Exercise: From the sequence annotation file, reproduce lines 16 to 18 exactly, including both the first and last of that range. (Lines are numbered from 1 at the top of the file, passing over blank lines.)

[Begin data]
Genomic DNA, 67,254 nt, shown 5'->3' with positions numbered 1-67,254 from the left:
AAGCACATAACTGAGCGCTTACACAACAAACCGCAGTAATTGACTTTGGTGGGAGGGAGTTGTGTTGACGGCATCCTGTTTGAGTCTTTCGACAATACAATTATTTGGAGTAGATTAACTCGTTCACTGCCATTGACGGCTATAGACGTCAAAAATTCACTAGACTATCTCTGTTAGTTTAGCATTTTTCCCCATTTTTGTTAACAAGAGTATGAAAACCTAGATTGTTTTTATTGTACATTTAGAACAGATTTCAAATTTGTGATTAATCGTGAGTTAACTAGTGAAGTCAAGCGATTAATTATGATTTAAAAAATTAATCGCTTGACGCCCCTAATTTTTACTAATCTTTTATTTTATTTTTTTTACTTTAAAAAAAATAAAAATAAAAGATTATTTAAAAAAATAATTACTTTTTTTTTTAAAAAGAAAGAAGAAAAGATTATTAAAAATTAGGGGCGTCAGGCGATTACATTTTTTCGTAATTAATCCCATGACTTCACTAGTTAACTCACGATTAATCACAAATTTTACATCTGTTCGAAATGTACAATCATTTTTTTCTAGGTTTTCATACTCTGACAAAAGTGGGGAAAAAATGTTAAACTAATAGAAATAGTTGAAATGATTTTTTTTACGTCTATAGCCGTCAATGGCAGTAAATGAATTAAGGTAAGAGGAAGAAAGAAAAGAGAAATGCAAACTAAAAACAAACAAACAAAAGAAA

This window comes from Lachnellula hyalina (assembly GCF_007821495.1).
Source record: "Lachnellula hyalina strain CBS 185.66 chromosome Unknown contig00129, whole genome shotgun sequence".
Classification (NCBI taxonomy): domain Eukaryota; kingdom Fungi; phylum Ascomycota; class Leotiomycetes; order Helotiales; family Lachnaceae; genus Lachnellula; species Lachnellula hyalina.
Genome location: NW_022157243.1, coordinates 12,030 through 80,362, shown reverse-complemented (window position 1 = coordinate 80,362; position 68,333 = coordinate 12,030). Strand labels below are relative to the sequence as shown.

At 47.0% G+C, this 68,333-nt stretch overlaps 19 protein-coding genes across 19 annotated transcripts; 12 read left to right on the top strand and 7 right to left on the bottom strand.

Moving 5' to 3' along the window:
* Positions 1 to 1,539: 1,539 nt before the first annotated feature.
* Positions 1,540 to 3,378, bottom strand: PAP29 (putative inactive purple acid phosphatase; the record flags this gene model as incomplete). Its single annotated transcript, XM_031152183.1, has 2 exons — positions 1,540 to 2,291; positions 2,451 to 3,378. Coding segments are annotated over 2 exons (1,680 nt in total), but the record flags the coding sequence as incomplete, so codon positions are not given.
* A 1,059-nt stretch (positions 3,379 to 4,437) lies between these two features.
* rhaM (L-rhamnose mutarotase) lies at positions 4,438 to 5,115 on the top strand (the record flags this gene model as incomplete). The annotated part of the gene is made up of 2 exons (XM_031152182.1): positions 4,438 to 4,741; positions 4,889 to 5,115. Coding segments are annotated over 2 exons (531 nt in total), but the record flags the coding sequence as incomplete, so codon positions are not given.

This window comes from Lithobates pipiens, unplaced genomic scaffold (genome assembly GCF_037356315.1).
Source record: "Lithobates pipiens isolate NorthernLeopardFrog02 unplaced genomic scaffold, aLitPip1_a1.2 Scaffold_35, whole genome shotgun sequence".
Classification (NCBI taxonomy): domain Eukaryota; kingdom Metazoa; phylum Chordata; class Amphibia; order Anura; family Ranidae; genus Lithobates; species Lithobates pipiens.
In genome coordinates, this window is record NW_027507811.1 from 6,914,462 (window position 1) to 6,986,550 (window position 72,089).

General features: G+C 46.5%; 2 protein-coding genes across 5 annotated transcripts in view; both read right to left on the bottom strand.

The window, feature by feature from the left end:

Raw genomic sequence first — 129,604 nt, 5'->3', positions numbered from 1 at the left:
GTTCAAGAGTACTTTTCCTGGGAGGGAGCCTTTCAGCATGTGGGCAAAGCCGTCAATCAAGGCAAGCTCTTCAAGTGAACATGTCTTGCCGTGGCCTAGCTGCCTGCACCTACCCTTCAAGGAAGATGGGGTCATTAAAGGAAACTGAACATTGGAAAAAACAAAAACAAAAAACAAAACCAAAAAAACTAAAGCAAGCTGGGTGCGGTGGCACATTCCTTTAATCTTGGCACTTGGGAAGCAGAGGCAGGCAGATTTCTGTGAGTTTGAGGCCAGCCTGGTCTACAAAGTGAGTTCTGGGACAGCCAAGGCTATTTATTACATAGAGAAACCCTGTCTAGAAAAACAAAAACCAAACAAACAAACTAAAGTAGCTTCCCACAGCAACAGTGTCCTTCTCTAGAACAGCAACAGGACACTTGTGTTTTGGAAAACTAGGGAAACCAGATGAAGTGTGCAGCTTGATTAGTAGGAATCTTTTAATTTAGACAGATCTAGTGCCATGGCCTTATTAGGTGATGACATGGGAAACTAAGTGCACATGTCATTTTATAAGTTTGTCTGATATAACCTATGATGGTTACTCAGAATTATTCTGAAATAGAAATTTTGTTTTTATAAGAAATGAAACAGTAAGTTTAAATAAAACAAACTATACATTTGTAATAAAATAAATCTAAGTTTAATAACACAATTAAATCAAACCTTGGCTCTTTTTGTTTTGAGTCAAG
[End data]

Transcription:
In genome coordinates, this window is record NW_027507811.1 from 6,914,462 (window position 1) to 6,986,550 (window position 72,089).

General features: G+C 46.5%; 2 protein-coding genes across 5 annotated transcripts in view; both read right to left on the bottom strand.

The window, feature by feature from the left end: